"They called right back and said that they actually had my son, and had a gun to his head," recalled Amy Nienhaus, victim of "virtual kidnapping" phone scam attempt in Tonawanda. "And that if I hung up and called the police, they would shoot him in the head."
When nightmare becomes reality. A phone call from an unknown person, claiming to have someone you love in the palm of their hand.
"They put enough of a sliver of doubt in my head that I needed to go and get my eyes on him," said Nienhaus.
So where was Nienhaus' son? Safe in school. It's a virtual kidnapping scam the FBI says can happen to anyone, not just this Tonawanda mom.
"If someone calls you and they know your kids names, they know what kin of car you drive, and they know where you are at one particular time, that makes the threat much credible, much scarier," said Maureen Dempsey, public affairs specialist for FBI in Buffalo.
Cyber security experts say those details are easy to find now a days, with a simple Google search. We're being tracked everywhere we go.
"So if you're on Facebook and you're checking in somewhere, you're leaking information, you're leaking your location and anyone with limited technology skills can find out where you are," said cyber security expert Arun Vishwanath.
It's easy to find information on who you are, but not so easy to track these scammers.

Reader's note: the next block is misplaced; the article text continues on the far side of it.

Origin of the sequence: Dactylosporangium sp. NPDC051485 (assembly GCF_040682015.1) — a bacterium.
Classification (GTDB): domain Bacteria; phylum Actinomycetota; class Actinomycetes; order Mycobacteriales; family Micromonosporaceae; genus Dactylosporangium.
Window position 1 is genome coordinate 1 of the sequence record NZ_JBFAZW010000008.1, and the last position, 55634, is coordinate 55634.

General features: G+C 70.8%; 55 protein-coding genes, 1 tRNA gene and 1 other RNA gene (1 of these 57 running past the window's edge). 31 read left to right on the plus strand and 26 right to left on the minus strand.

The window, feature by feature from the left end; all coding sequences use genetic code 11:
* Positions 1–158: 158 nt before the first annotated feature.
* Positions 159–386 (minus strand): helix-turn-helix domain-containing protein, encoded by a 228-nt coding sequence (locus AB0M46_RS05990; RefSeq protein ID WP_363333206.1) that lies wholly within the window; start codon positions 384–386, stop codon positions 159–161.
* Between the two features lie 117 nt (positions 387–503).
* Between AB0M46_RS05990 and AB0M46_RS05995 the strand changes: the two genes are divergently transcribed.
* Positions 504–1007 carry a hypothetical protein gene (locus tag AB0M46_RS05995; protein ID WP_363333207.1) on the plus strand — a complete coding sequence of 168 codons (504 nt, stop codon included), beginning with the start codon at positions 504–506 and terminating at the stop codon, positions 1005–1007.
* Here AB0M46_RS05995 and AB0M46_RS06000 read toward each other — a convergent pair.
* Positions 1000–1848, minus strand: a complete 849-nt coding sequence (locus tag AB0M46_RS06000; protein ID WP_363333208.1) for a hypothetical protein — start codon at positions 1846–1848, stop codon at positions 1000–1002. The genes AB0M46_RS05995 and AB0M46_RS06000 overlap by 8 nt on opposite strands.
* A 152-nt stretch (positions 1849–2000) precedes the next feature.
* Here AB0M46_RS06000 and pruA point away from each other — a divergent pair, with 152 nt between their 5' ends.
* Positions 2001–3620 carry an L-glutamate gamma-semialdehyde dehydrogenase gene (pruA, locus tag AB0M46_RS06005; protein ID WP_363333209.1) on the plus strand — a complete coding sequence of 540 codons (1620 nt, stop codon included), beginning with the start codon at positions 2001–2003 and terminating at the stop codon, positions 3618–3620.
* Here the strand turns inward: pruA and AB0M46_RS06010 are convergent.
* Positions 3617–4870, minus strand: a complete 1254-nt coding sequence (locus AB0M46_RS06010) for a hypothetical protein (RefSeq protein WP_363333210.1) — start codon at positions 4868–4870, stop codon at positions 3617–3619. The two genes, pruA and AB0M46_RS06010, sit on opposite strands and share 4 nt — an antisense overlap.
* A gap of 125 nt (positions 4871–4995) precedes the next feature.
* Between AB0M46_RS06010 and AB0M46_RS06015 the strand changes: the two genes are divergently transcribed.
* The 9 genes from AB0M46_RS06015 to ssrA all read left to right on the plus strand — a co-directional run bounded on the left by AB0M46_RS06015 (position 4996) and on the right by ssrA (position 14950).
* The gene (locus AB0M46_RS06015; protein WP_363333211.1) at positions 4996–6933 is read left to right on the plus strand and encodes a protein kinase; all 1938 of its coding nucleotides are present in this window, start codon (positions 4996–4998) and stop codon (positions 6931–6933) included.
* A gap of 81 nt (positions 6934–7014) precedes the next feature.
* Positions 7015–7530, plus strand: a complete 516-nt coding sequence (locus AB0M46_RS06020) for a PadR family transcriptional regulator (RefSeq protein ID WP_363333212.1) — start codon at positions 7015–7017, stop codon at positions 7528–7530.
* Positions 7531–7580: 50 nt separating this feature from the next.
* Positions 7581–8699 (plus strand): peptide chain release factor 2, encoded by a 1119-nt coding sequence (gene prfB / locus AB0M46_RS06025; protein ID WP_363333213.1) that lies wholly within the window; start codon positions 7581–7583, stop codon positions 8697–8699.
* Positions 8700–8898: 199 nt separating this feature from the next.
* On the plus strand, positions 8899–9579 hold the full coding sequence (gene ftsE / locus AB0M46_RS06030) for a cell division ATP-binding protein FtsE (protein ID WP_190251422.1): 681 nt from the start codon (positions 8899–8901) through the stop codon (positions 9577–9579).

"The likelihood that the FBI is able to track down who these virtual kidnapping perpetrators are is very unlikely," said Dempsey. "They're very good at what they do... there's a reason why they continue to do it."
Because they've been so successful. The FBI says in 2015 and 2016 about 20% from 180 reported kidnappings in the U.S. were these kinds of scams. A number they think could even be higher because of unreported cases.
"Here in Western New York we've heard a few of them over the years," said Dempsey. "It's not very common up here in the north, it's much more common in the southern states."
Although Western New Yorkers haven't seen many of these situations, cyber security experts warn: beware of what you post online.
"Make sure you keep those privacy thresholds pretty high so that there's stuff about you that's not out there that's easy for people to get," said Vishwanath.
And the FBI say no matter what you do, don't send money to strangers. Because chances of you getting it back are not high.
"Unfortunately across the country, a lot of these cyber frauds and telephone frauds that are successful, very rarely can we recover any money... that money is long gone," said Dempsey.
Vishwanath recommends if you get a phone call from an unknown number, don't pick up, just let it go to voicemail. The FBI says if you do end up picking up, make sure you call 911.